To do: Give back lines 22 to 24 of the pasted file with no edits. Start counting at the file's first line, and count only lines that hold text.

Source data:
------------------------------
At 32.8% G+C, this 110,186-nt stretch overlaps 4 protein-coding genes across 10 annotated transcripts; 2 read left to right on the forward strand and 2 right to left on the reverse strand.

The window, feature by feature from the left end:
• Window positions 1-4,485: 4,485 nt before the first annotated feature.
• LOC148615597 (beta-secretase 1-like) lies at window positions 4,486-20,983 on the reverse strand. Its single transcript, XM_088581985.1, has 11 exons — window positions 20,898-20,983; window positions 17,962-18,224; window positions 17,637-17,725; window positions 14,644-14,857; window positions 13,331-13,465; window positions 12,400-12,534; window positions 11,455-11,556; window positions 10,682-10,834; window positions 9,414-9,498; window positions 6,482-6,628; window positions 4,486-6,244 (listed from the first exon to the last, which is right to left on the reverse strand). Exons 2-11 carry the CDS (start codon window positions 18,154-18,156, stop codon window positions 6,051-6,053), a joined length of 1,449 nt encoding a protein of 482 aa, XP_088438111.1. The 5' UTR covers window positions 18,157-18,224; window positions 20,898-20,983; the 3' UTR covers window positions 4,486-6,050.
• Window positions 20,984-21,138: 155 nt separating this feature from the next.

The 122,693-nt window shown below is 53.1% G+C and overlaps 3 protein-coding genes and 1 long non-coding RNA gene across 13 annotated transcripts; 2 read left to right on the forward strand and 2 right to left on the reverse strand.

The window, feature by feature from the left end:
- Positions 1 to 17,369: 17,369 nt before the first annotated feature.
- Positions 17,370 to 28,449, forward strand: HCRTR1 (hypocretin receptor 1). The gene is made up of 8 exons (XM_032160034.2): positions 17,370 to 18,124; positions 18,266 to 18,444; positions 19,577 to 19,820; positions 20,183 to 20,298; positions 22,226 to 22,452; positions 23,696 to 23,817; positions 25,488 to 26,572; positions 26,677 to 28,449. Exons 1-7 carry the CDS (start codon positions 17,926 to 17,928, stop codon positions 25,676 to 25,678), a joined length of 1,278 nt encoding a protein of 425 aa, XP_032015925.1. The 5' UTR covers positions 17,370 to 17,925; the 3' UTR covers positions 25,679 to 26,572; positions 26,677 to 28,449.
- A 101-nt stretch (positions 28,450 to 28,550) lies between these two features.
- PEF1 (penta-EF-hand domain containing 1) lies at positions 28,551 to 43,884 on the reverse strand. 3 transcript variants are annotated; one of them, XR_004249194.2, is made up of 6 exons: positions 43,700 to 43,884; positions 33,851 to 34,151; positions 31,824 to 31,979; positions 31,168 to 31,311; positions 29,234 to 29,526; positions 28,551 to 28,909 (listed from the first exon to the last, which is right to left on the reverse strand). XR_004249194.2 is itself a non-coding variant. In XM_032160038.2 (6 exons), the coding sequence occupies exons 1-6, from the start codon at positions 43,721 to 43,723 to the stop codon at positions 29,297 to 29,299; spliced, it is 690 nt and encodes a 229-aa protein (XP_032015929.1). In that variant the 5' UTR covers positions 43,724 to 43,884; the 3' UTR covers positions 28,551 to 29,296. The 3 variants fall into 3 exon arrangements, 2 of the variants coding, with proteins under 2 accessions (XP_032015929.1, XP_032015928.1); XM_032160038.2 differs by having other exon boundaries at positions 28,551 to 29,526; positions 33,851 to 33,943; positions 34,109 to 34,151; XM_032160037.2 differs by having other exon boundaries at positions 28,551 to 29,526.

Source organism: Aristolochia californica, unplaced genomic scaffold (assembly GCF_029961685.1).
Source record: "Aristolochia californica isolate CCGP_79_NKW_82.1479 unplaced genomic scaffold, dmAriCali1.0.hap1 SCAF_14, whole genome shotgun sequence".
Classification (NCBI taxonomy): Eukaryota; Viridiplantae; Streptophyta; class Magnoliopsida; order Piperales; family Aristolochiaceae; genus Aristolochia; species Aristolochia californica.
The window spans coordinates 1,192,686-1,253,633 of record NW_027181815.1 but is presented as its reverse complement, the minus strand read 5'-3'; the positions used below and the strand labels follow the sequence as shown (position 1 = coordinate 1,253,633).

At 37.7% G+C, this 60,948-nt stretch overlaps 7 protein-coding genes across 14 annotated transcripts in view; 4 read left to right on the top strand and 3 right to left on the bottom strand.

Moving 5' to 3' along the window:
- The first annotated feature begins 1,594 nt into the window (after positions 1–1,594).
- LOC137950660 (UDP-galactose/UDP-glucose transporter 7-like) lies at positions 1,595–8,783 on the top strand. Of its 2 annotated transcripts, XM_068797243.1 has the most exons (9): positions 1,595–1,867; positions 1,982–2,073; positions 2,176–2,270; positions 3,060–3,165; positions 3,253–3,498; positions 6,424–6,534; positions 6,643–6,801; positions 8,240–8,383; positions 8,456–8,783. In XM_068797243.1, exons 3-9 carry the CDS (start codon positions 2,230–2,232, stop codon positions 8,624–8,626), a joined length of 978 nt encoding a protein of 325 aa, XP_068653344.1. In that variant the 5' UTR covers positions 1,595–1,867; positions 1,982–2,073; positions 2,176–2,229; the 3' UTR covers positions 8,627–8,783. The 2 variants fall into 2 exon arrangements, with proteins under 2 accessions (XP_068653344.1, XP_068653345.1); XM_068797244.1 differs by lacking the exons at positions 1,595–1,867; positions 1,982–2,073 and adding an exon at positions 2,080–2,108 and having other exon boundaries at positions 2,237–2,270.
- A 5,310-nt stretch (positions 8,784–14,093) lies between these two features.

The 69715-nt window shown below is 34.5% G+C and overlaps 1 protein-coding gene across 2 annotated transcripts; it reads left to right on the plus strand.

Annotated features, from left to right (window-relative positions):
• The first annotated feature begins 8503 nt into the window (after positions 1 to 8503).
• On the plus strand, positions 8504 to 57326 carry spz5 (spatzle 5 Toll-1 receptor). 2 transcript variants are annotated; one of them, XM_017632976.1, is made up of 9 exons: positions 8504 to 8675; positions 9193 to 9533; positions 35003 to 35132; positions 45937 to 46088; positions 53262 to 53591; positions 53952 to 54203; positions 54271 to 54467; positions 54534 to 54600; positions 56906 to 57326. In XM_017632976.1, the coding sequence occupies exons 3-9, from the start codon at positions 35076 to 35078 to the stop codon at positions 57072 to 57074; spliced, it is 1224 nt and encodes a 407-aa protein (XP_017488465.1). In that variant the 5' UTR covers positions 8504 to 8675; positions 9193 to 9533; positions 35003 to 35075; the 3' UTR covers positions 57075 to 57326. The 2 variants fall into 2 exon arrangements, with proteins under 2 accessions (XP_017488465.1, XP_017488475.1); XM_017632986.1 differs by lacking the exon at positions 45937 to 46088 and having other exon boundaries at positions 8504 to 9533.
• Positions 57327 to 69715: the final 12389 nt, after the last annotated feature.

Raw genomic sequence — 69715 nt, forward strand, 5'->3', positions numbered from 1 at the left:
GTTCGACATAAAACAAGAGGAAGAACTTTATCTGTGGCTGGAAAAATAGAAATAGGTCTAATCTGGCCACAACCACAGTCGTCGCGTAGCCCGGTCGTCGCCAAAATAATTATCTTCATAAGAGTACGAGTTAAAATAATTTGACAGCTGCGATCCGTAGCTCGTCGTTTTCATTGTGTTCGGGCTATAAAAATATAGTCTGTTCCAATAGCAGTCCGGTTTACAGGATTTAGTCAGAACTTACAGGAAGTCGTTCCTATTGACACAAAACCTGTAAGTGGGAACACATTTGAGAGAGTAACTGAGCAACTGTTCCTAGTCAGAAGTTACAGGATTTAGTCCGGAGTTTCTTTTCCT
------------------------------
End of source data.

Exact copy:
Annotated features, from left to right (window-relative positions):
• The first annotated feature begins 8503 nt into the window (after positions 1 to 8503).
• On the plus strand, positions 8504 to 57326 carry spz5 (spatzle 5 Toll-1 receptor). 2 transcript variants are annotated; one of them, XM_017632976.1, is made up of 9 exons: positions 8504 to 8675; positions 9193 to 9533; positions 35003 to 35132; positions 45937 to 46088; positions 53262 to 53591; positions 53952 to 54203; positions 54271 to 54467; positions 54534 to 54600; positions 56906 to 57326. In XM_017632976.1, the coding sequence occupies exons 3-9, from the start codon at positions 35076 to 35078 to the stop codon at positions 57072 to 57074; spliced, it is 1224 nt and encodes a 407-aa protein (XP_017488465.1). In that variant the 5' UTR covers positions 8504 to 8675; positions 9193 to 9533; positions 35003 to 35075; the 3' UTR covers positions 57075 to 57326. The 2 variants fall into 2 exon arrangements, with proteins under 2 accessions (XP_017488465.1, XP_017488475.1); XM_017632986.1 differs by lacking the exon at positions 45937 to 46088 and having other exon boundaries at positions 8504 to 9533.